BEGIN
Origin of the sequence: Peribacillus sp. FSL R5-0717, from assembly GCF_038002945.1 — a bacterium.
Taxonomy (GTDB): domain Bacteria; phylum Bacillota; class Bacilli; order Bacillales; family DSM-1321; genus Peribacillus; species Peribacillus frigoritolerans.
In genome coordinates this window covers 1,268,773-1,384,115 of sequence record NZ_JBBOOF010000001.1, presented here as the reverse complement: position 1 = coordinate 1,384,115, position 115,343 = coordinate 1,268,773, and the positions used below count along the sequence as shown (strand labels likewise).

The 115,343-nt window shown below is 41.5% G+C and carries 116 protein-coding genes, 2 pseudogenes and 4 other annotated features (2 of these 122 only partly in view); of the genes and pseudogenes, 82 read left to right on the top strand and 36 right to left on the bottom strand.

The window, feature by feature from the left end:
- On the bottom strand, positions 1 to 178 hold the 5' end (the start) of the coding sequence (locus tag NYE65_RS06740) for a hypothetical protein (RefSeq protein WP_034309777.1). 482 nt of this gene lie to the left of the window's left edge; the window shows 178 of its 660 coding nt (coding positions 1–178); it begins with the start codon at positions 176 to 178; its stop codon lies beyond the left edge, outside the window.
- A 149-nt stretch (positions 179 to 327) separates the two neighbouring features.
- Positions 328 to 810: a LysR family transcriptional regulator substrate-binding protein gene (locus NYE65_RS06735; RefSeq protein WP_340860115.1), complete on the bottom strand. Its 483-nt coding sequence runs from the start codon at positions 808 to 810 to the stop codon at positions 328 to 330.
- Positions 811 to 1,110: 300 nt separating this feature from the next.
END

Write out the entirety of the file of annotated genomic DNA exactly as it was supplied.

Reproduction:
Origin of the sequence: Peribacillus sp. FSL R5-0717, from assembly GCF_038002945.1 — a bacterium.
Taxonomy (GTDB): domain Bacteria; phylum Bacillota; class Bacilli; order Bacillales; family DSM-1321; genus Peribacillus; species Peribacillus frigoritolerans.
In genome coordinates this window covers 1,268,773-1,384,115 of sequence record NZ_JBBOOF010000001.1, presented here as the reverse complement: position 1 = coordinate 1,384,115, position 115,343 = coordinate 1,268,773, and the positions used below count along the sequence as shown (strand labels likewise).

The 115,343-nt window shown below is 41.5% G+C and carries 116 protein-coding genes, 2 pseudogenes and 4 other annotated features (2 of these 122 only partly in view); of the genes and pseudogenes, 82 read left to right on the top strand and 36 right to left on the bottom strand.

The window, feature by feature from the left end:
- On the bottom strand, positions 1 to 178 hold the 5' end (the start) of the coding sequence (locus tag NYE65_RS06740) for a hypothetical protein (RefSeq protein WP_034309777.1). 482 nt of this gene lie to the left of the window's left edge; the window shows 178 of its 660 coding nt (coding positions 1–178); it begins with the start codon at positions 176 to 178; its stop codon lies beyond the left edge, outside the window.
- A 149-nt stretch (positions 179 to 327) separates the two neighbouring features.
- Positions 328 to 810: a LysR family transcriptional regulator substrate-binding protein gene (locus NYE65_RS06735; RefSeq protein WP_340860115.1), complete on the bottom strand. Its 483-nt coding sequence runs from the start codon at positions 808 to 810 to the stop codon at positions 328 to 330.
- Positions 811 to 1,110: 300 nt separating this feature from the next.